• Sleep disorders including narcolepsy

Who performs an EEG (electroencephalogram)?

A specially trained technician performs an EEG. Doctors who order EEGs include neurologists and neurosurgeons. Neurologists and pediatric neurologists are doctors who specialize in the diagnosis and medical treatment of diseases of the brain and spinal cord. A neurologist will study the recordings for any irregularities. Neurosurgeons specialize in the diagnosis and surgical treatment of diseases of the brain and spinal cord. 

How is an EEG (electroencephalogram) performed?

Your EEG will be performed in a hospital or outpatient setting. The procedure is noninvasive and takes one to two hours. It generally includes these steps:

  1. You dress in a patient gown.

  2. You lie on your back on a procedure table or sit in a chair.

  3. Your technician attaches electrodes to your scalp, or places a cap filled with electrodes on top of your head. The electrodes are similar to those used for other tests, such as an EKG (electrocardiogram). The electrodes measure electrical signals coming from your brain. They send the signals to a computer that records the signals as a graph. The test and electrodes are painless.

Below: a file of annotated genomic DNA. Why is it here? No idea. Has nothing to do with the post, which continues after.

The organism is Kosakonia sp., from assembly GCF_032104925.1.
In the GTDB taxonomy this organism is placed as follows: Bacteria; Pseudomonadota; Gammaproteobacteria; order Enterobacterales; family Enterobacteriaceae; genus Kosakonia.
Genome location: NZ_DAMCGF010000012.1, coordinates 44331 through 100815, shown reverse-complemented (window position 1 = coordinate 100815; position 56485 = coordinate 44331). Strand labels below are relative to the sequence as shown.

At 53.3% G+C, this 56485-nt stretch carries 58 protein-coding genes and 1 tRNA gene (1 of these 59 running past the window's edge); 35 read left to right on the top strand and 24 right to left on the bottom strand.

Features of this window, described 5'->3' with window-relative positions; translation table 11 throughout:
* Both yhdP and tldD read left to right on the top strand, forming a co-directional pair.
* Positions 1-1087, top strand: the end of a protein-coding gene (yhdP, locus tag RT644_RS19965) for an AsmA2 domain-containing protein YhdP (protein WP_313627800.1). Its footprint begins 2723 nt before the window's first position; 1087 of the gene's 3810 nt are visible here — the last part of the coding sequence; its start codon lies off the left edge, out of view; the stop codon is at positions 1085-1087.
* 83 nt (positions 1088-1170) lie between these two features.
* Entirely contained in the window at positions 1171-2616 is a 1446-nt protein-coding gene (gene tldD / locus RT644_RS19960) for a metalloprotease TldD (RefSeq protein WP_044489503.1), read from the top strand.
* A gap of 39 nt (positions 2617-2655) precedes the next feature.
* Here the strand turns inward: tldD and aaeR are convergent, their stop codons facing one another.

4. Your technician records a test while you recline and rest. You need to stay very still during the recording. Your technician may also record a second test using different stimuli, such as flashing lights or by asking you to take deep breaths.

  5. The technician removes the electrodes.

  6. You may wait a short period while your technician verifies that the recording is complete. Patients usually go home right after the test.

Will I feel pain?